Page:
Postgraduate Course: Advanced Epistemology (Online) (PHIL11136)
|School||School of Philosophy, Psychology and Language Sciences
||College||College of Humanities and Social Science
|Credit level (Normal year taken)||SCQF Level 11 (Postgraduate)
|Course type||Online Distance Learning
||Availability||Not available to visiting students
|Summary||As the central issues are discussed we will consider the appropriate methodology for doing so as well as the relationship between epistemology and a broader set of social issues.
Please note auditing is not allowed on this course. Students must only take for credit.
The course will cover the following topics:
Epistemology of testimony:
What is the epistemic status of belief generated by accepting testimony? Under what conditions is testimonial knowledge defeated? How does the epistemology of testimony relate to classical epistemological discussions such as the internalism-externalism debate?
Epistemology of disagreement and diversity:
What is an epistemic peer? What is the epistemically rational response to epistemic peer disagreement? What is the difference between epistemic disagreement and epistemic diversity? Is epistemic diversity epistemically beneficial?
What are the distinctively epistemic forms of injustice? How do epistemologies of race and gender contribute to the understanding of epistemic injustice? How do issues concerning epistemic injustice relate to the issues pertaining to testimony, disagreement and diversity?
Entry Requirements (not applicable to Visiting Students)
|| Students MUST have passed:
Epistemology (Online) (PHIL11131)
||Other requirements|| Students must have passed Epistemology (PHIL11131) or equivalent during their previous studies at another institution before taking this course.
Course Delivery Information
|Academic year 2018/19, Not available to visiting students (SS1)
|Course Start Date
|Learning and Teaching activities (Further Info)
Lecture Hours 20,
Seminar/Tutorial Hours 5,
Summative Assessment Hours 20,
Programme Level Learning and Teaching Hours 4,
Directed Learning and Independent Learning Hours
|Assessment (Further Info)
|Additional Information (Assessment)
||Students are assessed by a 2500 word essay at the end of the semester (85%) and successful participation in the on-line activities associated with the course (15%). How the participation component will be assessed will be made clear to the students at the start of the course.
Word limit: 2500 words maximum (excluding references)
||Students have the opportunity to submit a formative essay. The essay cannot be draft of the summative essay but it can be on the same topic.
|No Exam Information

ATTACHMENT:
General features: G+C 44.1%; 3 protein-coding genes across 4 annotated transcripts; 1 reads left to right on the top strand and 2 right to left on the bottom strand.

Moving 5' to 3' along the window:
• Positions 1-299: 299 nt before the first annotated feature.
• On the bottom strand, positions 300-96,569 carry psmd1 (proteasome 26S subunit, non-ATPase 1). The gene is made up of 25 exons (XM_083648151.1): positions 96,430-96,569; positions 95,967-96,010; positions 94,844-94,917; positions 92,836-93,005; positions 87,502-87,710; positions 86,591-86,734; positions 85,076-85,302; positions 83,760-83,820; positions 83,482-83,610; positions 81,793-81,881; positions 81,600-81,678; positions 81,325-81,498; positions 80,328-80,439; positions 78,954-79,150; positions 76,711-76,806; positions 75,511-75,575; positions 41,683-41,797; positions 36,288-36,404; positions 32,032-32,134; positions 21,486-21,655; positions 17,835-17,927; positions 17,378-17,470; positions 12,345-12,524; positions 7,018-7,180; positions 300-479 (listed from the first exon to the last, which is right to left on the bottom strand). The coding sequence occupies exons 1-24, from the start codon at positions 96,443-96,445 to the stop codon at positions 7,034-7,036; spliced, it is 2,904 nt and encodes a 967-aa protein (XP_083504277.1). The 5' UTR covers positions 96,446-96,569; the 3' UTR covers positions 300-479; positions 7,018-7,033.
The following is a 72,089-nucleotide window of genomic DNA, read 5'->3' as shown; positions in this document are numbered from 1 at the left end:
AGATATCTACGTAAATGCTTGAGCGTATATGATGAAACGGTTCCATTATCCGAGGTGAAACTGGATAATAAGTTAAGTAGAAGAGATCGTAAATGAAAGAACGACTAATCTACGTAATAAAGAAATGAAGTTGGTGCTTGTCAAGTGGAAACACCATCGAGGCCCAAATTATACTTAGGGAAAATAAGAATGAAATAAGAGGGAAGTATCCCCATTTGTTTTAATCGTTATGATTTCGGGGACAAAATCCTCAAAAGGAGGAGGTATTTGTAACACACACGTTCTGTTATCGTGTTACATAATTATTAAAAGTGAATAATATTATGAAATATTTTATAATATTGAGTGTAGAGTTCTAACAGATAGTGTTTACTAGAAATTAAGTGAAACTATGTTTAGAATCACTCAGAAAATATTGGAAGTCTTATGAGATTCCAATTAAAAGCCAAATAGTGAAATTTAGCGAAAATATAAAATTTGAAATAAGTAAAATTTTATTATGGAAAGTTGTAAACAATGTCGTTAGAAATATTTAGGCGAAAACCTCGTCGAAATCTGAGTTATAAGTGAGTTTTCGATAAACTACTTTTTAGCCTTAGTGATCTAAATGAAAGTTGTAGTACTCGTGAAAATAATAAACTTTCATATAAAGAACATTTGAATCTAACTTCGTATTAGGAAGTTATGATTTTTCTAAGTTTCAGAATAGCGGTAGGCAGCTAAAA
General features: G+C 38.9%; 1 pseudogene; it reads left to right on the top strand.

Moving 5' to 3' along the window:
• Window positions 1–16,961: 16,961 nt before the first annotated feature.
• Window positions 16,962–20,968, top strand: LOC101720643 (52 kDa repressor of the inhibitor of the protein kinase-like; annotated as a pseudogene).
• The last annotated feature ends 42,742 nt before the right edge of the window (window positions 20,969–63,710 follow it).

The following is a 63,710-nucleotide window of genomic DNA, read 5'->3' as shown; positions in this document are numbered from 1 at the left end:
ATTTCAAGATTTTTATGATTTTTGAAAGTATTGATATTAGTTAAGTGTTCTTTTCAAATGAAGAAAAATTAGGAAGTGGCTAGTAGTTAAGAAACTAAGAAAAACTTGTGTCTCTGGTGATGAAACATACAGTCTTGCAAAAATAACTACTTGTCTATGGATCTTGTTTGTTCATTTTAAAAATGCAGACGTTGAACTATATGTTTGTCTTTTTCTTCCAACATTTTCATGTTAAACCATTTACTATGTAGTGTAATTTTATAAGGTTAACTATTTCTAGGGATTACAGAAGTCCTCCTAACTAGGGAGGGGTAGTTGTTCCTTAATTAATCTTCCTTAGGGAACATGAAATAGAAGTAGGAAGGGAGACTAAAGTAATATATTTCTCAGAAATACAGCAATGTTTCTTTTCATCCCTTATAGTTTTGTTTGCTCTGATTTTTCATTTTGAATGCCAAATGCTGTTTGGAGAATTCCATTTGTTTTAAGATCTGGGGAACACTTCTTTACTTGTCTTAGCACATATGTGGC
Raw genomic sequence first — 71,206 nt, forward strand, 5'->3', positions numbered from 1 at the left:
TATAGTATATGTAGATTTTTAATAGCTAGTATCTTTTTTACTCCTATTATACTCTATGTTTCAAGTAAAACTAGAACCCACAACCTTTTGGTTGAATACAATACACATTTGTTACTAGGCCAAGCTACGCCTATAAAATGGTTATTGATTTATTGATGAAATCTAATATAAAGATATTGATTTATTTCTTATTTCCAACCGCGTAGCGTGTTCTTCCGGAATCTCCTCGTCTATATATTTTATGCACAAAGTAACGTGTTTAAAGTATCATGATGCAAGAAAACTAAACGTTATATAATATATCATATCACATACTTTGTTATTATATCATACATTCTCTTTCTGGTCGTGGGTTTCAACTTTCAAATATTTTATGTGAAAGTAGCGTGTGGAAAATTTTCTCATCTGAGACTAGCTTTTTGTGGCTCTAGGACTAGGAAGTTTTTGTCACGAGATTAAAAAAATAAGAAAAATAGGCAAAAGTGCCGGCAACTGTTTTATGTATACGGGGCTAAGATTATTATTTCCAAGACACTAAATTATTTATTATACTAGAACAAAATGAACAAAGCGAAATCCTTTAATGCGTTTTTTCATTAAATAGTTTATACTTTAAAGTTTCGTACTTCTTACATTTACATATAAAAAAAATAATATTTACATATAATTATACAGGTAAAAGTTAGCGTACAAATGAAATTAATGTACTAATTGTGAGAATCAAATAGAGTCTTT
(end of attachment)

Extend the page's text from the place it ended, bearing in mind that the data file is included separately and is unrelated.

On completion of this course, the student will be able to:
- articulate central issues, views and concepts in social epistemology.
- critically analyse and engage with the contemporary literature in epistemology and connect it to broader social issues.
- present arguments clearly and concisely both within a classroom and in a 2,500 word essay.
- acquire transferable skills in research, analysis and argumentation.
- critically discuss philosophical arguments with peers.
|Available through Talis aspire|
Indicative reading list:
The following list contains examples of the kinds of readings that may be set for this course.
Fricker, Elizabeth (1994). Against Gullibility. Chap. 58 in Epistemology - An anthology, 2nd edition, (Eds. Sosa, Kim, Fantl & McGrath). Wiley Blackwell
Lackey, Jennifer (2006). Learning from words. Philosophy and Phenomenological Research 73 (1):77-101.*
Goldman, Alvin I. (2001). Experts: Which Ones Should You trust? Philosophy and Phenomenological Research, 63, (1): 85-110.
Disagreement and Diversity:
Christensen, David (2007). Epistemology of disagreement: The good news. Philosophical Review 116 (2):187-217.
Jennifer Lackey (2008). A justificationist view of disagreement's epistemic significance. In A. Millar A. Haddock & D. Pritchard (eds.), Social Epistemology. OUP: 145-154.
Goldman, Alvin. (2010). Epistemic Relativism and Reasonable Disagreement. In Feldman and Warfield (eds.), Disagreement (Oxford: Oxford University Press).
Christensen, David (2014). Disagreement and Public Controversy. In Jennifer Lackey (ed.), Essays in Collective Epistemology. Oxford University Press
Epistemic Injustice and the Epistemology of Race and Gender:
Maitra, Ishani (2010). The nature of epistemic injustice. Philosophical Books 51 (4):195-211.
Fricker, Miranda (2013). Epistemic justice as a condition of political freedom? Synthese 190 (7): 1317-1332.
Dotson, Kristie (2011). Tracking Epistemic Violence, Tracking Practices of Silencing. Hypatia 26 (2): 236-257.
Michaelian, Kourken (2008). Privileged standpoints/ reliable processes. Hypatia 23 (1):65-98.
|Graduate Attributes and Skills
||Students can develop their ability for independent learning through online resources.
|Additional Class Delivery Information
||Priority for this course will be given to online Epistemology, Ethics and Mind students. Students on any other programme must obtain permission to enrol from the Programme Director.
|Course organiser||Prof Duncan Pritchard
|Course secretary||Ms Becky Verdon
Tel: (0131 6)51 5002